About the Project
The isolation of novel microbes that naturally promote the cementation of cave structures by precipitating calcium carbonate can also be applied to the development of sustainable materials such as bioconcrete. Microbially Induced Calcite Precipitation (MICP) has shown its merits in improving the mechanical properties of materials and pose an opportunity to reduce about 8% of the world’s CO2 emissions that is caused by the production of cement each year. The sequestration of CO2 into solid carbonates may also constitute an alternative strategy for carbon immobilisation. Characterisation of the biomineralization potential of these novel cave microbes will pave the way towards the development of a greener, more sustainable construction industry
This project will employ a novel multidisciplinary approach, bringing together mineralogy, microbiology, biochemistry and geochemistry to (a) elucidate the microbial diversity associated with different cave speleothems, (b) isolate and identify novel microbes that promote calcite precipitation from caves and speleothems, (c) determine the biochemical processes that are involved, (d) investigate the potential of cave- or speleothem-associated microbes in the formation of calcium carbonate minerals under in vitro conditions (Oxford Cave), (e) determine the crystal morphology and crystal phase, (f) analyse the carbon and oxygen isotope composition of cave speleothems as well as the carbonates formed in vitro by these bacteria, (g) characterise the biomineralization potential of these microbes for industrial applications (biogeoengineering and/or CO2 sequestration)
The student will have access to training in microbiology, biochemistry and sequencing techniques at the University of Reading (with Dr Renee Lee). Further characterisation of the calcite precipitation potential of candidate species will be carried out in the first ever cave-analogue setup (Oxford Cave) in the Department of Earth Sciences, University of Oxford under the training and supervision of Dr Christopher Day. The department is also equipped with laboratories and instruments for measuring a wide range of isotopes and elements which the student will have access to during the project. The mineralogical profile of the crystals will be determined using powder X-ray diffraction (PXRD), Scanning Electron Microscope (SEM), cryoTEM and Raman spectroscopy at the School of Chemistry, University of Edinburgh (under the supervision and training of Dr Fabio Nudelman). The project will also involve field work in UK or international caves. Locally, the project will be carried out in close collaboration with the South Wales Caving Club and Natural Resources Wales. International field work will be organised by Dr Christopher Day who is currently working on a number of caves around the world. The student will receive training on field techniques, including microbial and speleothem sampling.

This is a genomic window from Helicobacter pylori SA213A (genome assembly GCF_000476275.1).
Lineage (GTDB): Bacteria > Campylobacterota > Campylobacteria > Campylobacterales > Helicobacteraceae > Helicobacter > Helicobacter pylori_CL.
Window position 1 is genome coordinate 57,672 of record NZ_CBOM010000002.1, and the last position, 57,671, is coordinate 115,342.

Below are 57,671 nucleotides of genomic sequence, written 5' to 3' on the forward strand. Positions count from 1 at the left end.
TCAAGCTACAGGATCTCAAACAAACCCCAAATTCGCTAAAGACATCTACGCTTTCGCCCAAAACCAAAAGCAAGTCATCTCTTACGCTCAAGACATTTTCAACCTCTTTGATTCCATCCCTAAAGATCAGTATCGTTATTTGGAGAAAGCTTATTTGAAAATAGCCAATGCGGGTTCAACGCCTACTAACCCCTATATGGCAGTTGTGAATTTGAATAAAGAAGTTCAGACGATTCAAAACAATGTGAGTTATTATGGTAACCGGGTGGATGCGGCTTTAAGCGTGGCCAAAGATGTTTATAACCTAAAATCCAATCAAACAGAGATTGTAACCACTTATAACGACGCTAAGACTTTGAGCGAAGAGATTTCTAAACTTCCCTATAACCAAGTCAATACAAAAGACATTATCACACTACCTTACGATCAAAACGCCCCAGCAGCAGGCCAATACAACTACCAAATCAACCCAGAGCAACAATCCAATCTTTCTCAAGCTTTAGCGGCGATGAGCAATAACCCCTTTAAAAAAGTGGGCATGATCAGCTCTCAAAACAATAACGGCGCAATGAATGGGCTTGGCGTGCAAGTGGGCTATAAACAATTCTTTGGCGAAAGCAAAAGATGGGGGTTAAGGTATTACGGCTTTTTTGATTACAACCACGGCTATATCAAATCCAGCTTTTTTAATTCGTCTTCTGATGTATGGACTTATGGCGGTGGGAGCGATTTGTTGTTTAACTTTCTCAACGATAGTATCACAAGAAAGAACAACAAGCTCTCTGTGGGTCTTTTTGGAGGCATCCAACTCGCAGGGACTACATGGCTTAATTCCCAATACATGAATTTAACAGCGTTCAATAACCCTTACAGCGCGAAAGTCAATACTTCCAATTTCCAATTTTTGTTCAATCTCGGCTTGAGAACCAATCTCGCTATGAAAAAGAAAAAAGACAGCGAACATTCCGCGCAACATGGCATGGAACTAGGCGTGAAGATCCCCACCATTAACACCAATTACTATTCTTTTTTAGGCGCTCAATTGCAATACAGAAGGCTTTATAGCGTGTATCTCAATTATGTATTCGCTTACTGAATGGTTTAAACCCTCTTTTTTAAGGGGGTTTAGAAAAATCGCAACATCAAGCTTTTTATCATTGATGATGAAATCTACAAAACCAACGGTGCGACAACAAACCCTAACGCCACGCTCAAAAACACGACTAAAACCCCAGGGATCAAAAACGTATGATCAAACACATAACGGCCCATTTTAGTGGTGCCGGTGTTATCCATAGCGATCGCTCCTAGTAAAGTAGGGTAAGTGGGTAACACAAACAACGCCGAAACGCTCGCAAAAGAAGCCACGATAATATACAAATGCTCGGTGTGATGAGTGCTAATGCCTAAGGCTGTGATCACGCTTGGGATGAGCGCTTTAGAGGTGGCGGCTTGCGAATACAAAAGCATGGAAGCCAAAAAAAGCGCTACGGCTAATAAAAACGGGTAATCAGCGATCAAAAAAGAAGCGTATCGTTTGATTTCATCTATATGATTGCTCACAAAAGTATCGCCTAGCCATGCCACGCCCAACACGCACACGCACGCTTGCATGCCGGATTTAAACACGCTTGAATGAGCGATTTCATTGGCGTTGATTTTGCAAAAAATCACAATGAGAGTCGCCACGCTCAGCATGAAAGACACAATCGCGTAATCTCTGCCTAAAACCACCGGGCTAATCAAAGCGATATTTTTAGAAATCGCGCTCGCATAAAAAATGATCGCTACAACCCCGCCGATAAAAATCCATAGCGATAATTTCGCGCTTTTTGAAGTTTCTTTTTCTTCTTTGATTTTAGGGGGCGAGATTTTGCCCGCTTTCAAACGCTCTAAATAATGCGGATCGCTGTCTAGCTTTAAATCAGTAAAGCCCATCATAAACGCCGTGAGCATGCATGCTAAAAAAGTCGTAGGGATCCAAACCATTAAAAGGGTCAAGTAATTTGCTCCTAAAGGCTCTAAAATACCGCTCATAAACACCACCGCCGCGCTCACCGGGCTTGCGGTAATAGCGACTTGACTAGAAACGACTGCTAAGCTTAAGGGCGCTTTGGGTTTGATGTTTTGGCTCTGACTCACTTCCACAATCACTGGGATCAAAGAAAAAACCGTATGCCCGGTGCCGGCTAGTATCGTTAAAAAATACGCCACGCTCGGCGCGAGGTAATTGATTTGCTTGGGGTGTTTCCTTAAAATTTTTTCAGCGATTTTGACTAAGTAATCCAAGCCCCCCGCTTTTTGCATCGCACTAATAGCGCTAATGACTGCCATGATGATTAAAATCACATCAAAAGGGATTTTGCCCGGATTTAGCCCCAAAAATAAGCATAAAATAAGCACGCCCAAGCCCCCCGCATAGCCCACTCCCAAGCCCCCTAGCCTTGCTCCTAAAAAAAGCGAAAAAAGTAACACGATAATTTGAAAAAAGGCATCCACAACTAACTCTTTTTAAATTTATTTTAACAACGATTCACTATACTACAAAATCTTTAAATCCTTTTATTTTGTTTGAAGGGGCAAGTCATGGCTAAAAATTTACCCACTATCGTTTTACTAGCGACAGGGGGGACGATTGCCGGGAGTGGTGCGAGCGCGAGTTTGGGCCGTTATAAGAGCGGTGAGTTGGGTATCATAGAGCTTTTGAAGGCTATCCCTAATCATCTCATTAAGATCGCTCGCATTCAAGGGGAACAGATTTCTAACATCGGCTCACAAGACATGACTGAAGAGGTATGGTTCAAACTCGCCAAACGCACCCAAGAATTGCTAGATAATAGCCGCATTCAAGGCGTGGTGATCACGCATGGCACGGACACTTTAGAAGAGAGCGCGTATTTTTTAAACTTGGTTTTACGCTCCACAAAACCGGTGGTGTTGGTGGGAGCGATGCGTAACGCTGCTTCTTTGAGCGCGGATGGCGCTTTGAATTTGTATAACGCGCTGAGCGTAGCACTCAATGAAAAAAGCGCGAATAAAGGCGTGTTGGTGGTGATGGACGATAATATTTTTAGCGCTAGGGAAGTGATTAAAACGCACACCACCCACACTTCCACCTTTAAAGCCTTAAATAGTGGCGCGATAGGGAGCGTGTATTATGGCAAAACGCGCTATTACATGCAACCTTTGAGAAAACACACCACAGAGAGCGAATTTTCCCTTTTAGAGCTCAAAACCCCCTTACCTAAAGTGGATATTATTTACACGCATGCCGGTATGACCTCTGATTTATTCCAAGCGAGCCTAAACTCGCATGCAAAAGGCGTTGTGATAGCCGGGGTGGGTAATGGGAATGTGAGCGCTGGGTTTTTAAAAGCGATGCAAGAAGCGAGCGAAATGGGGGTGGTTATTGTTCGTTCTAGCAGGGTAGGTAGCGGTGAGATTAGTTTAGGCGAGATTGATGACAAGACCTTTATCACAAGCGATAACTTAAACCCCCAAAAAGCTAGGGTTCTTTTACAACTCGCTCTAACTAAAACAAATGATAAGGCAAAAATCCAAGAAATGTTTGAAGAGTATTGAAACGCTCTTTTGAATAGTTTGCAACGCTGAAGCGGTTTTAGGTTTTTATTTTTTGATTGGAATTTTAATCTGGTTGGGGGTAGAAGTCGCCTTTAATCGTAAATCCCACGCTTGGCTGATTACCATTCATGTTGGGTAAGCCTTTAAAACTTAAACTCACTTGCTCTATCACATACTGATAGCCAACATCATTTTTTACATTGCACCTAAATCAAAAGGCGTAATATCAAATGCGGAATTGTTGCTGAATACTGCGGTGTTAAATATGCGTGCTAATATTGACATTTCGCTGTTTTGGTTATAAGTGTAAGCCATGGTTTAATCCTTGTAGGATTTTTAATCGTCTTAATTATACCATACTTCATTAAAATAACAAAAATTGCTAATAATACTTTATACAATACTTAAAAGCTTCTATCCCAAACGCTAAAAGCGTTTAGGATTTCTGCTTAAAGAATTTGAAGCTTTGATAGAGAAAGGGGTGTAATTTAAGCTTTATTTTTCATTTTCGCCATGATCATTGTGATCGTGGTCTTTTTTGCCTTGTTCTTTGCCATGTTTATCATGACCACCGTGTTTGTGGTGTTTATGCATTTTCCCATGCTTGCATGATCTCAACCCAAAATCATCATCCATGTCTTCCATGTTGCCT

Applicants should hold or expect to gain a minimum of a 2:1 Bachelor Degree, Masters Degree with Merit, or equivalent in biology, earth sciences or environmental science. Any previous experience in undertaking laboratory work and fieldwork is highly desirable. A good understanding of microbiology, biochemistry and geochemistry would be an advantage. Ideally the candidate should be a self-starter, adaptable and have good communication skills which is required for working in a multidisciplinary environment.
To apply, please follow the instructions at https://research.reading.ac.uk/scenario/apply/
Due to UKRI rules, the DTP can only fund a very limited number of international students. We will only consider applications from international students with an outstanding academic background placing them in the top 10% of their cohort
Why not add a message here
Based on your current searches we recommend the following search filters.
Based on your current search criteria we thought you might be interested in these.